The external investment means Salford are not the easiest club to buy from, but if MK Dons can bring ‘BTA’ home, he would contribute to their promotion push and be someone who could subsequently step up to the Championship if it came to that.
Kion Etete (Tottenham Hotspur) –
At 6’6”, Etete would be an obvious reference point.
Without losing their core possession principles, MK Dons have become more adaptable and pragmatic under Manning so if the initial build-up play isn’t opening teams up, the lanky striker is a great option to play more direct to.
Etete only scored three goals for Cheltenham after joining on loan for the second half of the season, but his hold-up play was a huge factor in the team’s strong attacking play – and the goalscoring form of his strike-partner.
Alfie May bagged 23 times last season, 10 of which coming across the 10 games in which he and Etete started simultaneously.
If Tottenham want to give Etete another League One loan as opposed to a step up to the Championship, the 20-year-old could bring MK Dons’ attack to life: even if he doesn’t grab all the headlines to himself.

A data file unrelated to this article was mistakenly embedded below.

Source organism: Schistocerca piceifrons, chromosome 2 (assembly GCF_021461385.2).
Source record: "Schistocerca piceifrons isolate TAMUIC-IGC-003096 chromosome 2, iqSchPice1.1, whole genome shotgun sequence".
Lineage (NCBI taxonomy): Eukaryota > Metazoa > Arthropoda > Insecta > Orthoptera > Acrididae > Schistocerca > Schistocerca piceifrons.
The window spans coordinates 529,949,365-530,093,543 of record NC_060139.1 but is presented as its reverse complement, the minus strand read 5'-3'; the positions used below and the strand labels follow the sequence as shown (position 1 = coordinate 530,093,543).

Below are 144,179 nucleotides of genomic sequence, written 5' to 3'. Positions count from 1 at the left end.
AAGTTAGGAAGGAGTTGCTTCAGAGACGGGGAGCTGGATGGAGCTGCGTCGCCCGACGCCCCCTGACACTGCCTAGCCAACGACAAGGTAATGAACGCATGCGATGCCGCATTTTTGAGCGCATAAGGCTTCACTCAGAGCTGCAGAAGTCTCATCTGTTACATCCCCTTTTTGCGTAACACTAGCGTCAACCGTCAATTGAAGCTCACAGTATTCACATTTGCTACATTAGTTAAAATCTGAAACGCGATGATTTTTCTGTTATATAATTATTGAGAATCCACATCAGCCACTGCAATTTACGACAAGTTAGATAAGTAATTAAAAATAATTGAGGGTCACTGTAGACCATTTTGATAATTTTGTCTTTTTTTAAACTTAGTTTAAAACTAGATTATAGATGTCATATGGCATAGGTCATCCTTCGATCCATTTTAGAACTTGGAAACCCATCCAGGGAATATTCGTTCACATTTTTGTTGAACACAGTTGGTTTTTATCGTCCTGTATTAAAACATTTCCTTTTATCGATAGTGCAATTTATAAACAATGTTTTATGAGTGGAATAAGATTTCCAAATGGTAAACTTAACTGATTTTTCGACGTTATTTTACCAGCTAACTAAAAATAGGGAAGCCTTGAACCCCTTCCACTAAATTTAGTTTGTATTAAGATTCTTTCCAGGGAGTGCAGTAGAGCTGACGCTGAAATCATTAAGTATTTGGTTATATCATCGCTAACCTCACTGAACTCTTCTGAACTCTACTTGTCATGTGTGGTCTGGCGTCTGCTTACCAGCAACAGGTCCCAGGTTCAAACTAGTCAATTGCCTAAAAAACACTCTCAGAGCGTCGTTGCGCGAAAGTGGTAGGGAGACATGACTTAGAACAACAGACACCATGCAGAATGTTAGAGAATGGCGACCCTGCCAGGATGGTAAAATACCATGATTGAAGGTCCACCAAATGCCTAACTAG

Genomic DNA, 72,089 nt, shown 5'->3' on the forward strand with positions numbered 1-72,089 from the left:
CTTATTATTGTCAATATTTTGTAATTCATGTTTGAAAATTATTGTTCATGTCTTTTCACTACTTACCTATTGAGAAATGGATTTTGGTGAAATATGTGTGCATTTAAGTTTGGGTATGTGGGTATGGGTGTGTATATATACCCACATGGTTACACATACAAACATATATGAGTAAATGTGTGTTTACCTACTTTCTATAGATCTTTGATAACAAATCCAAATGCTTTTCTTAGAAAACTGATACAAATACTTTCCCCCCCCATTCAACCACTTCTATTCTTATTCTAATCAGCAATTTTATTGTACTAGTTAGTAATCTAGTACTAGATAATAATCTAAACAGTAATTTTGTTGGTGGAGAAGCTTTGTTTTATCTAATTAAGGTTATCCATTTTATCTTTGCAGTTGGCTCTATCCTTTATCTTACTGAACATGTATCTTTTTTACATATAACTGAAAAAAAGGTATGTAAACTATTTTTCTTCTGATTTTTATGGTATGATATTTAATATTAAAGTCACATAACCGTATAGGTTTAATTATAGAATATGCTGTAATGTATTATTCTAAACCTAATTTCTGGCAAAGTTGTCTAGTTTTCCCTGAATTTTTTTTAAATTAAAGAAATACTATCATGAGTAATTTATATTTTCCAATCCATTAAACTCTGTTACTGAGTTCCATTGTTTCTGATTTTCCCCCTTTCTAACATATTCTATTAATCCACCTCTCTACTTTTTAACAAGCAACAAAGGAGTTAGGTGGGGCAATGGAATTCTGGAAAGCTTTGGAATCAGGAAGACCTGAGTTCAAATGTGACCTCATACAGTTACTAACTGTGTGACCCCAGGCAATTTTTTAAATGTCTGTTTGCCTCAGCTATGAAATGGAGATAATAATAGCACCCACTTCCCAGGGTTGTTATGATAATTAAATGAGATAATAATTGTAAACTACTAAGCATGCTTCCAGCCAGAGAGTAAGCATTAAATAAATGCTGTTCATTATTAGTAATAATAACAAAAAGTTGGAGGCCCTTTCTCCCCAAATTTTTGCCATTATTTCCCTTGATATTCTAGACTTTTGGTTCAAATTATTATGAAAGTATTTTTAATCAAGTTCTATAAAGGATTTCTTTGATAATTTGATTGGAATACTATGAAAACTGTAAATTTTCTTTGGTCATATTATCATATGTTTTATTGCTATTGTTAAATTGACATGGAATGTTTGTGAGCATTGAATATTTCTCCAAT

Elliot Anderson (Newcastle United) –
Another long shot, but Anderson’s arrival on loan was the reason Bristol Rovers won automatic promotion from League Two last season despite being in the bottom half in December.
The agile, versatile forward scored seven goals and grabbed six assists in 21 appearances (20 starts) for the Gas last term, bringing a level of quality that belonged well above the fourth tier.
Newcastle may want Anderson to bypass League One and send him to a Championship Play-Off outsider like Millwall or Coventry, but if they decide on a more measured progression plan, MK Dons would be the perfect destination.
Anderson is very similar stylistically to Twine and his sharp, pinpoint final third play would make him arguably the best player in the league, or joint-best if Sheffield Wednesday’s Barry Bannan is reading this.